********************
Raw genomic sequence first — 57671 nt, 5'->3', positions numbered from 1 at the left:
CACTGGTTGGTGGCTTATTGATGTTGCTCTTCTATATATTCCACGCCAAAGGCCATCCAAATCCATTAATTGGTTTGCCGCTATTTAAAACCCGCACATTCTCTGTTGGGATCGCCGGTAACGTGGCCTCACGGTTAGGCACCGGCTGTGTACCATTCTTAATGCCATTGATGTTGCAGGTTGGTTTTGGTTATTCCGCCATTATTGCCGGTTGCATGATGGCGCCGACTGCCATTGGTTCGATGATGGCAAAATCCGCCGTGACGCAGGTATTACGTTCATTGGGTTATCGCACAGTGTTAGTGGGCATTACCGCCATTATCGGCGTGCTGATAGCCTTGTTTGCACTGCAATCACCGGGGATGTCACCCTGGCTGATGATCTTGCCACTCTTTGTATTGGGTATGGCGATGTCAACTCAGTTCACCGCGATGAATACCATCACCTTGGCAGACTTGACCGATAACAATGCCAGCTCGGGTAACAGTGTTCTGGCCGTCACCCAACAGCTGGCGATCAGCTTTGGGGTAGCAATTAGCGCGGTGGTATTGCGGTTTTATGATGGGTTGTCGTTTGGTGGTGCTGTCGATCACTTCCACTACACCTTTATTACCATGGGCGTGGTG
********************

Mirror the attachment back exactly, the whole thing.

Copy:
Raw genomic sequence first — 57671 nt, 5'->3', positions numbered from 1 at the left:
CACTGGTTGGTGGCTTATTGATGTTGCTCTTCTATATATTCCACGCCAAAGGCCATCCAAATCCATTAATTGGTTTGCCGCTATTTAAAACCCGCACATTCTCTGTTGGGATCGCCGGTAACGTGGCCTCACGGTTAGGCACCGGCTGTGTACCATTCTTAATGCCATTGATGTTGCAGGTTGGTTTTGGTTATTCCGCCATTATTGCCGGTTGCATGATGGCGCCGACTGCCATTGGTTCGATGATGGCAAAATCCGCCGTGACGCAGGTATTACGTTCATTGGGTTATCGCACAGTGTTAGTGGGCATTACCGCCATTATCGGCGTGCTGATAGCCTTGTTTGCACTGCAATCACCGGGGATGTCACCCTGGCTGATGATCTTGCCACTCTTTGTATTGGGTATGGCGATGTCAACTCAGTTCACCGCGATGAATACCATCACCTTGGCAGACTTGACCGATAACAATGCCAGCTCGGGTAACAGTGTTCTGGCCGTCACCCAACAGCTGGCGATCAGCTTTGGGGTAGCAATTAGCGCGGTGGTATTGCGGTTTTATGATGGGTTGTCGTTTGGTGGTGCTGTCGATCACTTCCACTACACCTTTATTACCATGGGCGTGGTG